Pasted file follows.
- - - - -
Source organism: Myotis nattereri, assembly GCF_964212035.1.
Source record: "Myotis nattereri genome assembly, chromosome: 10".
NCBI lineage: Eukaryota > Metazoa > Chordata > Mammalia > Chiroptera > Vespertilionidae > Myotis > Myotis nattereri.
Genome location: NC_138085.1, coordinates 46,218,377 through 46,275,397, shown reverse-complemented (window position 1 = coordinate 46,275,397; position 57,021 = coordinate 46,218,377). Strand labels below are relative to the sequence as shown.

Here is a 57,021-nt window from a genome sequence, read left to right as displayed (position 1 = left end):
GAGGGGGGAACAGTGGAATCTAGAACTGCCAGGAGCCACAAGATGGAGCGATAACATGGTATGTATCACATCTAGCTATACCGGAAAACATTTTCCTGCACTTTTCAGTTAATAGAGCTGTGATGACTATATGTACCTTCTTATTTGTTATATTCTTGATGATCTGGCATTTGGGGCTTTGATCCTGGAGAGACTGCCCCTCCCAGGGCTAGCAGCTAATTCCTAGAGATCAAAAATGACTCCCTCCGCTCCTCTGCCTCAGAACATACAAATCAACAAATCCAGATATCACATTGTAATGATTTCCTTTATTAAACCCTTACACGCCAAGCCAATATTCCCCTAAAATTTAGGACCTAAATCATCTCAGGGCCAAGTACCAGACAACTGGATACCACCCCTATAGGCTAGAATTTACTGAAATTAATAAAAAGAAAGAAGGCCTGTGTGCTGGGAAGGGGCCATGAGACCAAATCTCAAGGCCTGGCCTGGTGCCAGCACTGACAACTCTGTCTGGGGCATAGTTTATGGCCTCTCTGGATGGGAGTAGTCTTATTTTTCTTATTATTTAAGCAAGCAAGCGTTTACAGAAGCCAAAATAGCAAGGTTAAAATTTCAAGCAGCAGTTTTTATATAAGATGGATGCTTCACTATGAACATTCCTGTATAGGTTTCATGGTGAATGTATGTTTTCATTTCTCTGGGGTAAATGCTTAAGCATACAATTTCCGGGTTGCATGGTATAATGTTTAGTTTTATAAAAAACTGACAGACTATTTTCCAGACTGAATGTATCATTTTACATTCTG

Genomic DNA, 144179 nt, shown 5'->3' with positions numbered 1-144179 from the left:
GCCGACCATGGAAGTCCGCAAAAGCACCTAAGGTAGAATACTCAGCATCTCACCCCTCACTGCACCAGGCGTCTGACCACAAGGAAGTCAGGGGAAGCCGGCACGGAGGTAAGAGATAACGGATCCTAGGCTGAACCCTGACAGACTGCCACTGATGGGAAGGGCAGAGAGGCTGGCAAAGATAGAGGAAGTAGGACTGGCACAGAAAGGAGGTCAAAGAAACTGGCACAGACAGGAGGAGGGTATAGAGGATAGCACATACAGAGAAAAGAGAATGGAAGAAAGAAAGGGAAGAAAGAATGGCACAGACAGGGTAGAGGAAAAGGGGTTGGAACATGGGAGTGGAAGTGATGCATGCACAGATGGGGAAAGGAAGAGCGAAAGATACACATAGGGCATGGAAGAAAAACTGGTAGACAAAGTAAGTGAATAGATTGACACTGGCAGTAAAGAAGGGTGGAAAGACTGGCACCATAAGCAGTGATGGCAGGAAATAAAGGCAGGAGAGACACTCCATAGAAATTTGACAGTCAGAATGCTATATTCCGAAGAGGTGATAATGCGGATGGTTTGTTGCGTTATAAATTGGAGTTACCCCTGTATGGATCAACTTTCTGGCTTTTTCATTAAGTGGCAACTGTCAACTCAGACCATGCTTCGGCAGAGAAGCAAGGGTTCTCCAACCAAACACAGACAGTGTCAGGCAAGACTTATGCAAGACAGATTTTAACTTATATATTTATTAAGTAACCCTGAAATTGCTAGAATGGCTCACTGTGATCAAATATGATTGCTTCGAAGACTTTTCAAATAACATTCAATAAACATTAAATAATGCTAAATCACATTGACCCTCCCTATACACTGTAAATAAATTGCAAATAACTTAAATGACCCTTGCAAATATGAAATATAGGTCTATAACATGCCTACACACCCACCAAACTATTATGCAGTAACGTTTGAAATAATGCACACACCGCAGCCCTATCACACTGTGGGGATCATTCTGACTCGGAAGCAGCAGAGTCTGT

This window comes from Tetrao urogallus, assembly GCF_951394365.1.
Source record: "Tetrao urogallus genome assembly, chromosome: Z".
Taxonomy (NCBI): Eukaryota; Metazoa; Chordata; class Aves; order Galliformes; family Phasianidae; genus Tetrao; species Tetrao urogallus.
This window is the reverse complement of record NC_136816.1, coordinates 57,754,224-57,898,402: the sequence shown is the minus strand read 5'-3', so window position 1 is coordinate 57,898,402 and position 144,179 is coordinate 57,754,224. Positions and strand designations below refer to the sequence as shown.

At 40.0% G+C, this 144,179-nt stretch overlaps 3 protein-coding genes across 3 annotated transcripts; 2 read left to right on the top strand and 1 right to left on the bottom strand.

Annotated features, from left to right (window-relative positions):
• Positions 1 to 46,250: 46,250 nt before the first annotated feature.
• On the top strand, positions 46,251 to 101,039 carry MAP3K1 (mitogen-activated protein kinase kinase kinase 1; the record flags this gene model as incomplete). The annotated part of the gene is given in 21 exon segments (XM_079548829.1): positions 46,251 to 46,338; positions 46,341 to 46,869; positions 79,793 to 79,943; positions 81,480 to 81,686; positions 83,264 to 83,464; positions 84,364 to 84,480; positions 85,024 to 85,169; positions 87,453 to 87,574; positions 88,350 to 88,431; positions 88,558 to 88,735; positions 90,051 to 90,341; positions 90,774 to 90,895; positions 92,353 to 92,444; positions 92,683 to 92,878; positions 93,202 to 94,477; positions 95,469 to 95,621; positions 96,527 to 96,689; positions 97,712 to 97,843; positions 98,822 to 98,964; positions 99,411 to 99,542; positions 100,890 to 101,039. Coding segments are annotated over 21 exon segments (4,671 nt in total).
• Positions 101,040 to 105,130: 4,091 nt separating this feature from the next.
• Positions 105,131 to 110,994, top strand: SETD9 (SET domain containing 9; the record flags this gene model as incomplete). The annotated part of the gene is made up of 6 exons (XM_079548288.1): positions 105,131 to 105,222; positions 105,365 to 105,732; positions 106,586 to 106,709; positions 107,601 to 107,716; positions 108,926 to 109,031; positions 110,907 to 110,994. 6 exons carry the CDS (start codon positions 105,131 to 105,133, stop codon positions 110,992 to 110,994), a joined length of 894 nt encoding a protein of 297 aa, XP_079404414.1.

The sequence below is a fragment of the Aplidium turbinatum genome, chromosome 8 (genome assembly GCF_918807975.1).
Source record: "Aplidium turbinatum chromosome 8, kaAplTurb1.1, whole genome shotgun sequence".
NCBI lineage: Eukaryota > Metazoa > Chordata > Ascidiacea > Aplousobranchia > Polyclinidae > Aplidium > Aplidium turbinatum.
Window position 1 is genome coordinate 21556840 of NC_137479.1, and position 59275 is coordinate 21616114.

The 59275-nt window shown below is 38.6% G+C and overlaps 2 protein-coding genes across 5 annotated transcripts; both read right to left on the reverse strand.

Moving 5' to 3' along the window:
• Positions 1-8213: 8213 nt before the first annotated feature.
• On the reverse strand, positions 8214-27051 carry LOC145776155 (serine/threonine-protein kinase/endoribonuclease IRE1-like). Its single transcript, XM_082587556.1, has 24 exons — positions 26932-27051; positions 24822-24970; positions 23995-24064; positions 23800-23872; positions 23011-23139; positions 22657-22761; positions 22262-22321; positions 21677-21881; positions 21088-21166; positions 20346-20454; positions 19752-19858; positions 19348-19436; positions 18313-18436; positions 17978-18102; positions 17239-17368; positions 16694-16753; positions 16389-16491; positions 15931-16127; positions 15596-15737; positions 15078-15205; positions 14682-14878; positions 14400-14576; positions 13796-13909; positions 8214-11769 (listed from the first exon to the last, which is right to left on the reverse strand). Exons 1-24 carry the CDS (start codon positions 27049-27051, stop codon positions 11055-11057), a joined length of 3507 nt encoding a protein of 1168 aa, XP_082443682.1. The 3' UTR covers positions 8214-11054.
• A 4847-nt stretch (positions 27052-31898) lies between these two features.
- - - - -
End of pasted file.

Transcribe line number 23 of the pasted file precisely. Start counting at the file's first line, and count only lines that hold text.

The 59275-nt window shown below is 38.6% G+C and overlaps 2 protein-coding genes across 5 annotated transcripts; both read right to left on the reverse strand.